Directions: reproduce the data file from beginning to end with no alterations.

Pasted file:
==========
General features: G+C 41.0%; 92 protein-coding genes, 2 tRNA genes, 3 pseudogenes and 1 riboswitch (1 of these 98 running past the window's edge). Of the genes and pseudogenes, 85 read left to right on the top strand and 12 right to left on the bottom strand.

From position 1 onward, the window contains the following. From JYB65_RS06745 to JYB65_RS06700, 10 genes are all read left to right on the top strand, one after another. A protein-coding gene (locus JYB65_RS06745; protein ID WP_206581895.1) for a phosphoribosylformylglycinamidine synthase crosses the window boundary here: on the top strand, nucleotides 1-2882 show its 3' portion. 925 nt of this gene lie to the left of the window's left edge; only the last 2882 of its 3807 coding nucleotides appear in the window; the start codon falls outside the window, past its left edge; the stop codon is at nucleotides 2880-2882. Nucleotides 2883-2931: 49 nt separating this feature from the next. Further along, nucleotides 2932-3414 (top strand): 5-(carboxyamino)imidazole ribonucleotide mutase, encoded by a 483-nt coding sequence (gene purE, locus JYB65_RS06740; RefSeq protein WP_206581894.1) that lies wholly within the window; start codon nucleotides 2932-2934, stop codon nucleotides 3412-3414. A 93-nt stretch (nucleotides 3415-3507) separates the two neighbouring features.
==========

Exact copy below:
General features: G+C 41.0%; 92 protein-coding genes, 2 tRNA genes, 3 pseudogenes and 1 riboswitch (1 of these 98 running past the window's edge). Of the genes and pseudogenes, 85 read left to right on the top strand and 12 right to left on the bottom strand.

From position 1 onward, the window contains the following. From JYB65_RS06745 to JYB65_RS06700, 10 genes are all read left to right on the top strand, one after another. A protein-coding gene (locus JYB65_RS06745; protein ID WP_206581895.1) for a phosphoribosylformylglycinamidine synthase crosses the window boundary here: on the top strand, nucleotides 1-2882 show its 3' portion. 925 nt of this gene lie to the left of the window's left edge; only the last 2882 of its 3807 coding nucleotides appear in the window; the start codon falls outside the window, past its left edge; the stop codon is at nucleotides 2880-2882. Nucleotides 2883-2931: 49 nt separating this feature from the next. Further along, nucleotides 2932-3414 (top strand): 5-(carboxyamino)imidazole ribonucleotide mutase, encoded by a 483-nt coding sequence (gene purE, locus JYB65_RS06740; RefSeq protein WP_206581894.1) that lies wholly within the window; start codon nucleotides 2932-2934, stop codon nucleotides 3412-3414. A 93-nt stretch (nucleotides 3415-3507) separates the two neighbouring features.